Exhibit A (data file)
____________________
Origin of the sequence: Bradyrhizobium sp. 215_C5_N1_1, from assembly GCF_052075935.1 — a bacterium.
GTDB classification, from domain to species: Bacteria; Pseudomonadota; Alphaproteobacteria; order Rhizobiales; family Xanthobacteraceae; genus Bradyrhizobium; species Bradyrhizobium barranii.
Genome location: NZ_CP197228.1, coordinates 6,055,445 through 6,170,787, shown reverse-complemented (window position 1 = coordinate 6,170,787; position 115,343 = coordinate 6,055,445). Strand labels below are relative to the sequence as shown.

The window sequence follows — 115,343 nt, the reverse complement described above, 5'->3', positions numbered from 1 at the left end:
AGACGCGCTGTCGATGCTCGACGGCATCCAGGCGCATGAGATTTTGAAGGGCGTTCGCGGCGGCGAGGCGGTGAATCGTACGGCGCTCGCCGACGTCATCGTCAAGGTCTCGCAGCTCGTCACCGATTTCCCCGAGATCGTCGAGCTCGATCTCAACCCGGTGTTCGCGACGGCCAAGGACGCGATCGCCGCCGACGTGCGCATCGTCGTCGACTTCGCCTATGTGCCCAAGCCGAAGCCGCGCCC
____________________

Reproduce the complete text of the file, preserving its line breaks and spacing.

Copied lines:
Origin of the sequence: Bradyrhizobium sp. 215_C5_N1_1, from assembly GCF_052075935.1 — a bacterium.
GTDB classification, from domain to species: Bacteria; Pseudomonadota; Alphaproteobacteria; order Rhizobiales; family Xanthobacteraceae; genus Bradyrhizobium; species Bradyrhizobium barranii.
Genome location: NZ_CP197228.1, coordinates 6,055,445 through 6,170,787, shown reverse-complemented (window position 1 = coordinate 6,170,787; position 115,343 = coordinate 6,055,445). Strand labels below are relative to the sequence as shown.

The window sequence follows — 115,343 nt, the reverse complement described above, 5'->3', positions numbered from 1 at the left end:
AGACGCGCTGTCGATGCTCGACGGCATCCAGGCGCATGAGATTTTGAAGGGCGTTCGCGGCGGCGAGGCGGTGAATCGTACGGCGCTCGCCGACGTCATCGTCAAGGTCTCGCAGCTCGTCACCGATTTCCCCGAGATCGTCGAGCTCGATCTCAACCCGGTGTTCGCGACGGCCAAGGACGCGATCGCCGCCGACGTGCGCATCGTCGTCGACTTCGCCTATGTGCCCAAGCCGAAGCCGCGCCC